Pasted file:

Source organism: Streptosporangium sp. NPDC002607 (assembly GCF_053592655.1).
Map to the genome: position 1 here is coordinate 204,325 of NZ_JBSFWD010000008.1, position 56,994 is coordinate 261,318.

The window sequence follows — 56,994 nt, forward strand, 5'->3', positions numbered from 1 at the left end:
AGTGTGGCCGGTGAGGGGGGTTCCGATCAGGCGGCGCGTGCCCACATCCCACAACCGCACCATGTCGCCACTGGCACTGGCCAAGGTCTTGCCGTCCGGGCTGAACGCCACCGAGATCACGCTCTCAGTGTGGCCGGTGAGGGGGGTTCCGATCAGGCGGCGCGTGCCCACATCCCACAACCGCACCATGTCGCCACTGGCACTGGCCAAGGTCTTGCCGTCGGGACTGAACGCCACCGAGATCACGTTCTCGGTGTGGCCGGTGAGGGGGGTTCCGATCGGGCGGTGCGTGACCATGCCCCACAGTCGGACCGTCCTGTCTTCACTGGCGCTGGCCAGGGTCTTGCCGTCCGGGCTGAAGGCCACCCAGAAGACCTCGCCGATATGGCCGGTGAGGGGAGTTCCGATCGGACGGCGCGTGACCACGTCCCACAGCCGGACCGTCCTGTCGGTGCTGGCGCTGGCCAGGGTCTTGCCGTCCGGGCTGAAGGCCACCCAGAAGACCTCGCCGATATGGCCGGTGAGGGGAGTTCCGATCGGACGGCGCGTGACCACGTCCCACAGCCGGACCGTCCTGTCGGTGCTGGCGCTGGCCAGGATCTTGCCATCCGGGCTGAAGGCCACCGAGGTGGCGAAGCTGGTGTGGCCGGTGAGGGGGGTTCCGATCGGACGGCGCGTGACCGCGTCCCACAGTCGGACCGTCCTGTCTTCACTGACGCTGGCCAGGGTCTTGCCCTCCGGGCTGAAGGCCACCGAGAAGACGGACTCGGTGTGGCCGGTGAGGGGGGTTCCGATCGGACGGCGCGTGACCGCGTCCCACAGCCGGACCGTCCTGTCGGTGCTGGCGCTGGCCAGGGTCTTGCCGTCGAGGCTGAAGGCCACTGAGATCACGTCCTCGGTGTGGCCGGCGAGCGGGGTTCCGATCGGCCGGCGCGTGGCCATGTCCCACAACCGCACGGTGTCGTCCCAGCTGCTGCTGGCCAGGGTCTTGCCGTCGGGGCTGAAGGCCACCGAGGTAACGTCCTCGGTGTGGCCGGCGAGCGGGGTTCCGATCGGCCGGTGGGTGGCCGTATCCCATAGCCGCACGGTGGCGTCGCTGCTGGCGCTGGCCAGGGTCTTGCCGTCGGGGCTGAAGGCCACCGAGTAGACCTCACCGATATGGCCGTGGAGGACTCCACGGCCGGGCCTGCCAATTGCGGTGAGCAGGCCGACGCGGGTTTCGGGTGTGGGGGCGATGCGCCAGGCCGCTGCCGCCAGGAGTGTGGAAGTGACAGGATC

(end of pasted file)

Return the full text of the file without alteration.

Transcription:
Source organism: Streptosporangium sp. NPDC002607 (assembly GCF_053592655.1).
Map to the genome: position 1 here is coordinate 204,325 of NZ_JBSFWD010000008.1, position 56,994 is coordinate 261,318.

The window sequence follows — 56,994 nt, forward strand, 5'->3', positions numbered from 1 at the left end:
AGTGTGGCCGGTGAGGGGGGTTCCGATCAGGCGGCGCGTGCCCACATCCCACAACCGCACCATGTCGCCACTGGCACTGGCCAAGGTCTTGCCGTCCGGGCTGAACGCCACCGAGATCACGCTCTCAGTGTGGCCGGTGAGGGGGGTTCCGATCAGGCGGCGCGTGCCCACATCCCACAACCGCACCATGTCGCCACTGGCACTGGCCAAGGTCTTGCCGTCGGGACTGAACGCCACCGAGATCACGTTCTCGGTGTGGCCGGTGAGGGGGGTTCCGATCGGGCGGTGCGTGACCATGCCCCACAGTCGGACCGTCCTGTCTTCACTGGCGCTGGCCAGGGTCTTGCCGTCCGGGCTGAAGGCCACCCAGAAGACCTCGCCGATATGGCCGGTGAGGGGAGTTCCGATCGGACGGCGCGTGACCACGTCCCACAGCCGGACCGTCCTGTCGGTGCTGGCGCTGGCCAGGGTCTTGCCGTCCGGGCTGAAGGCCACCCAGAAGACCTCGCCGATATGGCCGGTGAGGGGAGTTCCGATCGGACGGCGCGTGACCACGTCCCACAGCCGGACCGTCCTGTCGGTGCTGGCGCTGGCCAGGATCTTGCCATCCGGGCTGAAGGCCACCGAGGTGGCGAAGCTGGTGTGGCCGGTGAGGGGGGTTCCGATCGGACGGCGCGTGACCGCGTCCCACAGTCGGACCGTCCTGTCTTCACTGACGCTGGCCAGGGTCTTGCCCTCCGGGCTGAAGGCCACCGAGAAGACGGACTCGGTGTGGCCGGTGAGGGGGGTTCCGATCGGACGGCGCGTGACCGCGTCCCACAGCCGGACCGTCCTGTCGGTGCTGGCGCTGGCCAGGGTCTTGCCGTCGAGGCTGAAGGCCACTGAGATCACGTCCTCGGTGTGGCCGGCGAGCGGGGTTCCGATCGGCCGGCGCGTGGCCATGTCCCACAACCGCACGGTGTCGTCCCAGCTGCTGCTGGCCAGGGTCTTGCCGTCGGGGCTGAAGGCCACCGAGGTAACGTCCTCGGTGTGGCCGGCGAGCGGGGTTCCGATCGGCCGGTGGGTGGCCGTATCCCATAGCCGCACGGTGGCGTCGCTGCTGGCGCTGGCCAGGGTCTTGCCGTCGGGGCTGAAGGCCACCGAGTAGACCTCACCGATATGGCCGTGGAGGACTCCACGGCCGGGCCTGCCAATTGCGGTGAGCAGGCCGACGCGGGTTTCGGGTGTGGGGGCGATGCGCCAGGCCGCTGCCGCCAGGAGTGTGGAAGTGACAGGATC